Will the US energy boom actually create jobs?

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Business leaders laud the idea of an American energy revolution as a savior of the economy, a driver of resurgent U.S. manufacturing and a new engine for job growth. It's been a patriotic mantra for both Democrats and Republicans.

But is that promise any more than just hope at this point?

Publishing magnate Steve Forbes—twice a GOP hopeful for president—has entered the debate as a true believer that cheaper energy produced in the U.S. will lead to manufacturing "coming back in ways that we can't barely anticipate."

His partner in this new push may appear to be a strange bedfellow: Chicago Mayor Rahm Emanuel, who once served as President Barack Obama's chief of staff. They appeared Wednesday on CNBC's "Squawk Box" to pitch their upcoming "Reinventing America Summit" in the Windy City.

(Read more: US energy boom as big as Internet: Rahm Emanuel)

Reinventing America's workforce with cheap energy

"The cheap natural gas is going to allow us to basically reshore manufacturing," Emanuel said. "One of the things I'm trying to do as mayor is as manufacturing is coming back to the United States, we have a school … totally dedicated towards training for advanced manufacturing."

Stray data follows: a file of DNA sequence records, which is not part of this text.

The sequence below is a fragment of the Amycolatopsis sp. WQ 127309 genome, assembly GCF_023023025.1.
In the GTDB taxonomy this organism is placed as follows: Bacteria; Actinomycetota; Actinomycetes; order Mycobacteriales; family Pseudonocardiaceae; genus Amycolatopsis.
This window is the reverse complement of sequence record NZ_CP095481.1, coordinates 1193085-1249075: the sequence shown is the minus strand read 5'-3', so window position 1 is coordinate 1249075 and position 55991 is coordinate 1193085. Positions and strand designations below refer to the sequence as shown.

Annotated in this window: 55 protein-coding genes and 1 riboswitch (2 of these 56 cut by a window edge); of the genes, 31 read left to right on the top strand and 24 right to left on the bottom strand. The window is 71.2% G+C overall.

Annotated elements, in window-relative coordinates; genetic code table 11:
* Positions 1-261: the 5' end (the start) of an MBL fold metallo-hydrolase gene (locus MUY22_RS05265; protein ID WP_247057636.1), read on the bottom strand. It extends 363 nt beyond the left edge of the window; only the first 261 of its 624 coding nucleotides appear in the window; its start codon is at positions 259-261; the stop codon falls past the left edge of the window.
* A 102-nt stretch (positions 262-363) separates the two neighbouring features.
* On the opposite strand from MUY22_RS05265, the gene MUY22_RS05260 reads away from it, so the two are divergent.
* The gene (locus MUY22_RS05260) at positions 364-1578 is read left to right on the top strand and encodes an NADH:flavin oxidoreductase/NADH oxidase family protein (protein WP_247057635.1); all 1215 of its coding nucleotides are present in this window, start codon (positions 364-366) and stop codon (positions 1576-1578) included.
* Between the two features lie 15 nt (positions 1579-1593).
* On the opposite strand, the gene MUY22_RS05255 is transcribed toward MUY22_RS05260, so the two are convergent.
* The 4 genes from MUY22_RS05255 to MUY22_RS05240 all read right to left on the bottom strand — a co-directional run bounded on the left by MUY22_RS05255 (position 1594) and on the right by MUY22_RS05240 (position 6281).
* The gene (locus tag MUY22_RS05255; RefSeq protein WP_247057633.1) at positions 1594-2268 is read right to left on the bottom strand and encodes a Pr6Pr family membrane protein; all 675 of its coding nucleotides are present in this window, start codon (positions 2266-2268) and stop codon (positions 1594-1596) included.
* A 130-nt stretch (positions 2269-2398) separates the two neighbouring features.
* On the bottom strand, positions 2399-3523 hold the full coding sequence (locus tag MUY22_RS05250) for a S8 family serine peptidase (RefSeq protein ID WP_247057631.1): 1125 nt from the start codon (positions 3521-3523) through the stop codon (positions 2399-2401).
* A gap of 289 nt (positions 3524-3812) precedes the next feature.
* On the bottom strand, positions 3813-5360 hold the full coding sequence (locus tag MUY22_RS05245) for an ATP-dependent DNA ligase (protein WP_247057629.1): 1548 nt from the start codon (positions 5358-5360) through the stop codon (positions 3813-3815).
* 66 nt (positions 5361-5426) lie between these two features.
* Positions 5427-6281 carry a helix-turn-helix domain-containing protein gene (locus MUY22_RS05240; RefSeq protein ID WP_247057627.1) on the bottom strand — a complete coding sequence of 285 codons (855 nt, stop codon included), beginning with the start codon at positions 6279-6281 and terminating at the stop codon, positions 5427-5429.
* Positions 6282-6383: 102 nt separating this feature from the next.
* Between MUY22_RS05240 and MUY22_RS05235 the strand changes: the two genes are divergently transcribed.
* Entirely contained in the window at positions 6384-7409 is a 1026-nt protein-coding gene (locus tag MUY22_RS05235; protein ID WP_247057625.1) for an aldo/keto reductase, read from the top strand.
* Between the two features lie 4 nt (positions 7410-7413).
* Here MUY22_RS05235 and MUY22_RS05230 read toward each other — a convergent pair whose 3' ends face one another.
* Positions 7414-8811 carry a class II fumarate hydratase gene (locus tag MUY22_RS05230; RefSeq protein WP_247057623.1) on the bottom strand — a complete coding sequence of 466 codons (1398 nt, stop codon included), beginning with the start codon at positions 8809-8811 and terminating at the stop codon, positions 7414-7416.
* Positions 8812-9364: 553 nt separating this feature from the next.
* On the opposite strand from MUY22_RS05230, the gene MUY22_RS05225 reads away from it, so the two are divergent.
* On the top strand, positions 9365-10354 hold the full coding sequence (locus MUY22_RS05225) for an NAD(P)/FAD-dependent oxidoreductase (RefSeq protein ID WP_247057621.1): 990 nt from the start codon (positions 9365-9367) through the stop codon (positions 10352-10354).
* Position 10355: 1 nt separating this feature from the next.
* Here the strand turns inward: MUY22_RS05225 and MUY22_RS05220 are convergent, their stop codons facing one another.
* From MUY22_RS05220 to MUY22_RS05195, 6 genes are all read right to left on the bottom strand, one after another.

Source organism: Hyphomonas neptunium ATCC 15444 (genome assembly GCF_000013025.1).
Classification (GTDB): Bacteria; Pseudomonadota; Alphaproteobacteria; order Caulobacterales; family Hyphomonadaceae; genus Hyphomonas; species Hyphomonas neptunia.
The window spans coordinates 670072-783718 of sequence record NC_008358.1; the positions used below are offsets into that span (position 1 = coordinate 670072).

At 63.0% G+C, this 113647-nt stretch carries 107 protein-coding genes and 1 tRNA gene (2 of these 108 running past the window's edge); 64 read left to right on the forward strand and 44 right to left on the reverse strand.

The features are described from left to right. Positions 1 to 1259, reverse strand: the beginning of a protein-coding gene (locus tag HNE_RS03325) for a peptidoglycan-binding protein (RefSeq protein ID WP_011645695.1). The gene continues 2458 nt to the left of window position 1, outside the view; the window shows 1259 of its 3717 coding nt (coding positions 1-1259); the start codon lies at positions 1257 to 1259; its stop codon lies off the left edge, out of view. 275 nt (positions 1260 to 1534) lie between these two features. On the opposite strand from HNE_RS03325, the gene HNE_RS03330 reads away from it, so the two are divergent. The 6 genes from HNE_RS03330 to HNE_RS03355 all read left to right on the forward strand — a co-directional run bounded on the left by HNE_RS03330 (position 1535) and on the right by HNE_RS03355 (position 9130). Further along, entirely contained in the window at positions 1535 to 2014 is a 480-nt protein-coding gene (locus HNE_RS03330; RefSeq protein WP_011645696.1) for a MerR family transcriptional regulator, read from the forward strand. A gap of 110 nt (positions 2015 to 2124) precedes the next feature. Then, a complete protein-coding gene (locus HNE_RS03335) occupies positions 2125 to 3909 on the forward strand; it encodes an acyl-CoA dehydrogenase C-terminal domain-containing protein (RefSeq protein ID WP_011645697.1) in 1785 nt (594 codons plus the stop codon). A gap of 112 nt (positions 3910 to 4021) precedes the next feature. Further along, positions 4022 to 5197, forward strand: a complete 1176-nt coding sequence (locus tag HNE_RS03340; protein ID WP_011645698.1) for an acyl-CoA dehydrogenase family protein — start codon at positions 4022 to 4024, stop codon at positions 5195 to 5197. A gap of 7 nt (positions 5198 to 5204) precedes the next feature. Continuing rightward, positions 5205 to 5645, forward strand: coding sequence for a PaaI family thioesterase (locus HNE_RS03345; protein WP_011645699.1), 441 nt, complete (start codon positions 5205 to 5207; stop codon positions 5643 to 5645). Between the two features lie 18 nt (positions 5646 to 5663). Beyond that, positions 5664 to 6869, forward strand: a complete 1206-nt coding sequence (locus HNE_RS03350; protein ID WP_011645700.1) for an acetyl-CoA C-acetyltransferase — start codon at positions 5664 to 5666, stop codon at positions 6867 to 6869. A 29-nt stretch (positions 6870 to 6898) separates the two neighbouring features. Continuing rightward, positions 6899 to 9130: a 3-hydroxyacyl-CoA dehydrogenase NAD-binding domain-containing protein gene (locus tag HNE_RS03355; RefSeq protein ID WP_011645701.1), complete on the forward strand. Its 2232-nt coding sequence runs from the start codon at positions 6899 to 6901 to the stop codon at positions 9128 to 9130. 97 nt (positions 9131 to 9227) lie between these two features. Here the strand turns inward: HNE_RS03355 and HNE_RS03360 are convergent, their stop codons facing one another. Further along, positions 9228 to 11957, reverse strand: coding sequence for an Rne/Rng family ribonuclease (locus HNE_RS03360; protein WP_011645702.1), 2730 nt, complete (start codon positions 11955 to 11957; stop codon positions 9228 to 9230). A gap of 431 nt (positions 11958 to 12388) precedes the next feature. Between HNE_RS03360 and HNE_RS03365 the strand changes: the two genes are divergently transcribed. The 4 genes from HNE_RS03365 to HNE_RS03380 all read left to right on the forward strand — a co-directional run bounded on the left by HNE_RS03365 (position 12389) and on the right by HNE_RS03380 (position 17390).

"I want to make sure we have the workforce, as every company is chasing skills and training of a workforce," he continued.

Not everyone is singing from the same hymn book, though.

In 2011, CNBC's Jim Cramer went out to the Bakken shale fields that straddle the U.S.-Canadian border to see if the budding energy boom was the real deal.

But nearly three years later, Cramer is skeptical.

"The biggest employer is Cheniere. They're the ones that are adding the jobs. What are they doing? They're exporting natural gas because our country hasn't endorsed it,"Cramer argued on "Squawk Box" following Wednesday's Emanuel-Forbes interview.

"There's a lot of people talking about it," he said, "but the federal government, the president in particular [has] not really endorsed it. It has not produced that many jobs in terms of mobility."

"I mean, I love it. It's a real good, feel good story. It would be even better if it was happening," he concluded.

For his part, Obama is scheduled to announce the creation of a manufacturing institute Wednesday to help create new high-paying jobs. North Carolina State University will be home to this $140 million consortium of companies and other schools, charged with developing the next generation of energy-efficient electronic chips and devices.

The Energy Department will provide a $70 million grant, which will be matched by institute members, including the heavy equipment maker John Deere and auto-parts maker Delphi and state governments.

By CNBC's Matthew J. Belvedere. Follow him on Twitter @Matt_SquawkCNBC.